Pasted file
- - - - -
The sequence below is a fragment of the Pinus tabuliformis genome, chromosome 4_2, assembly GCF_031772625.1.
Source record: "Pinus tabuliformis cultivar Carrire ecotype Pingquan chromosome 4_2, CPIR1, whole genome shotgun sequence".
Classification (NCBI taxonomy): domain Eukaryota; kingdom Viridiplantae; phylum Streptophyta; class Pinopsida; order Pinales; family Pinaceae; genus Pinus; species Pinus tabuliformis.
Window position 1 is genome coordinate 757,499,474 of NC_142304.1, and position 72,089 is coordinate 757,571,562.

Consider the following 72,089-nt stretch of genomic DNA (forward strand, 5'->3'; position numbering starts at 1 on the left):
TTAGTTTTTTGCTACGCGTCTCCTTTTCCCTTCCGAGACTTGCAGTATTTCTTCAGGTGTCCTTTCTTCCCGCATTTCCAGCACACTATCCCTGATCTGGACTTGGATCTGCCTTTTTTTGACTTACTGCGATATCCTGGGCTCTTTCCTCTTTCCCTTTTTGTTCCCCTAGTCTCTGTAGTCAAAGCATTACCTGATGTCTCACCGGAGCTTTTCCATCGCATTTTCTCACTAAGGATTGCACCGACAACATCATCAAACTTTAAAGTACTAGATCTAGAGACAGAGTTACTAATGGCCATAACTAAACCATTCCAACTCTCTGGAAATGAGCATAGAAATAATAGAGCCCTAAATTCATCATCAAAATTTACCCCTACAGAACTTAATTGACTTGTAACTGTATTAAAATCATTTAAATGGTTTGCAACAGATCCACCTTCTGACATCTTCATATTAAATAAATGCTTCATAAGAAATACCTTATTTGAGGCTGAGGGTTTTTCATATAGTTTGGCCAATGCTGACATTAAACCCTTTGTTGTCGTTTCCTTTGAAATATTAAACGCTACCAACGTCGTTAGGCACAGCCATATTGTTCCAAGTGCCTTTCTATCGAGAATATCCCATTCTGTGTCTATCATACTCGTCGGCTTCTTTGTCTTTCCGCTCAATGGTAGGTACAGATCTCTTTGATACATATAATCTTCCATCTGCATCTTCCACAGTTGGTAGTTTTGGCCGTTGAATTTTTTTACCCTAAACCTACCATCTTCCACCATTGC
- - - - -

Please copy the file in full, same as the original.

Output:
The sequence below is a fragment of the Pinus tabuliformis genome, chromosome 4_2, assembly GCF_031772625.1.
Source record: "Pinus tabuliformis cultivar Carrire ecotype Pingquan chromosome 4_2, CPIR1, whole genome shotgun sequence".
Classification (NCBI taxonomy): domain Eukaryota; kingdom Viridiplantae; phylum Streptophyta; class Pinopsida; order Pinales; family Pinaceae; genus Pinus; species Pinus tabuliformis.
Window position 1 is genome coordinate 757,499,474 of NC_142304.1, and position 72,089 is coordinate 757,571,562.

Consider the following 72,089-nt stretch of genomic DNA (forward strand, 5'->3'; position numbering starts at 1 on the left):
TTAGTTTTTTGCTACGCGTCTCCTTTTCCCTTCCGAGACTTGCAGTATTTCTTCAGGTGTCCTTTCTTCCCGCATTTCCAGCACACTATCCCTGATCTGGACTTGGATCTGCCTTTTTTTGACTTACTGCGATATCCTGGGCTCTTTCCTCTTTCCCTTTTTGTTCCCCTAGTCTCTGTAGTCAAAGCATTACCTGATGTCTCACCGGAGCTTTTCCATCGCATTTTCTCACTAAGGATTGCACCGACAACATCATCAAACTTTAAAGTACTAGATCTAGAGACAGAGTTACTAATGGCCATAACTAAACCATTCCAACTCTCTGGAAATGAGCATAGAAATAATAGAGCCCTAAATTCATCATCAAAATTTACCCCTACAGAACTTAATTGACTTGTAACTGTATTAAAATCATTTAAATGGTTTGCAACAGATCCACCTTCTGACATCTTCATATTAAATAAATGCTTCATAAGAAATACCTTATTTGAGGCTGAGGGTTTTTCATATAGTTTGGCCAATGCTGACATTAAACCCTTTGTTGTCGTTTCCTTTGAAATATTAAACGCTACCAACGTCGTTAGGCACAGCCATATTGTTCCAAGTGCCTTTCTATCGAGAATATCCCATTCTGTGTCTATCATACTCGTCGGCTTCTTTGTCTTTCCGCTCAATGGTAGGTACAGATCTCTTTGATACATATAATCTTCCATCTGCATCTTCCACAGTTGGTAGTTTTGGCCGTTGAATTTTTTTACCCTAAACCTACCATCTTCCACCATTGC